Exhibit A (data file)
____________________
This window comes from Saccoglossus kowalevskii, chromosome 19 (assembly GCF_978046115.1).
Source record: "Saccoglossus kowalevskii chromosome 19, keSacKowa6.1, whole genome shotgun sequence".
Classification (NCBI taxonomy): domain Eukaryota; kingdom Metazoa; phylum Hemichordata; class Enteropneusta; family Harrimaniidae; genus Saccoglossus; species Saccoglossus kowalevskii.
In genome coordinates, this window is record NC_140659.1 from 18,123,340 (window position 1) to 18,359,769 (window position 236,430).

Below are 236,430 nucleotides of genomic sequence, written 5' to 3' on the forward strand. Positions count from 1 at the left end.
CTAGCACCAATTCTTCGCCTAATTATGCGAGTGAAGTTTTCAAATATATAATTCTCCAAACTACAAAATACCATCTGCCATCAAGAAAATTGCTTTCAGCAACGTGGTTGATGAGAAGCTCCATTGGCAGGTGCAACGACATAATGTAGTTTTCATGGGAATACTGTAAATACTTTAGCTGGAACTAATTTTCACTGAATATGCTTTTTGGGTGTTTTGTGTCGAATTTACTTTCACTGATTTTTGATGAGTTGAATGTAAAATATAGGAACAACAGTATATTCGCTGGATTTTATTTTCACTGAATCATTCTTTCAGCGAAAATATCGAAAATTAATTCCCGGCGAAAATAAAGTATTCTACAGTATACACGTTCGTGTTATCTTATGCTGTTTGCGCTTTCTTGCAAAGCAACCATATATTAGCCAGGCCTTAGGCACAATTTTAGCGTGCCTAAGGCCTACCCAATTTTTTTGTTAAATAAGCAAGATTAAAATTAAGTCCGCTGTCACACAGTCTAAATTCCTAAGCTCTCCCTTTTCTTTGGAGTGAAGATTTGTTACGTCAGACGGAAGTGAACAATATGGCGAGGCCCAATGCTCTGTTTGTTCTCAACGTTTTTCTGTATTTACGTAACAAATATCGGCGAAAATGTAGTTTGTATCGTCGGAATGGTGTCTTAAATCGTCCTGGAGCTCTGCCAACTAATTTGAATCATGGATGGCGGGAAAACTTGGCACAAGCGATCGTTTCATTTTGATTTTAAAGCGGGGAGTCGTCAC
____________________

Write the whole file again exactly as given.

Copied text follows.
This window comes from Saccoglossus kowalevskii, chromosome 19 (assembly GCF_978046115.1).
Source record: "Saccoglossus kowalevskii chromosome 19, keSacKowa6.1, whole genome shotgun sequence".
Classification (NCBI taxonomy): domain Eukaryota; kingdom Metazoa; phylum Hemichordata; class Enteropneusta; family Harrimaniidae; genus Saccoglossus; species Saccoglossus kowalevskii.
In genome coordinates, this window is record NC_140659.1 from 18,123,340 (window position 1) to 18,359,769 (window position 236,430).

Below are 236,430 nucleotides of genomic sequence, written 5' to 3' on the forward strand. Positions count from 1 at the left end.
CTAGCACCAATTCTTCGCCTAATTATGCGAGTGAAGTTTTCAAATATATAATTCTCCAAACTACAAAATACCATCTGCCATCAAGAAAATTGCTTTCAGCAACGTGGTTGATGAGAAGCTCCATTGGCAGGTGCAACGACATAATGTAGTTTTCATGGGAATACTGTAAATACTTTAGCTGGAACTAATTTTCACTGAATATGCTTTTTGGGTGTTTTGTGTCGAATTTACTTTCACTGATTTTTGATGAGTTGAATGTAAAATATAGGAACAACAGTATATTCGCTGGATTTTATTTTCACTGAATCATTCTTTCAGCGAAAATATCGAAAATTAATTCCCGGCGAAAATAAAGTATTCTACAGTATACACGTTCGTGTTATCTTATGCTGTTTGCGCTTTCTTGCAAAGCAACCATATATTAGCCAGGCCTTAGGCACAATTTTAGCGTGCCTAAGGCCTACCCAATTTTTTTGTTAAATAAGCAAGATTAAAATTAAGTCCGCTGTCACACAGTCTAAATTCCTAAGCTCTCCCTTTTCTTTGGAGTGAAGATTTGTTACGTCAGACGGAAGTGAACAATATGGCGAGGCCCAATGCTCTGTTTGTTCTCAACGTTTTTCTGTATTTACGTAACAAATATCGGCGAAAATGTAGTTTGTATCGTCGGAATGGTGTCTTAAATCGTCCTGGAGCTCTGCCAACTAATTTGAATCATGGATGGCGGGAAAACTTGGCACAAGCGATCGTTTCATTTTGATTTTAAAGCGGGGAGTCGTCAC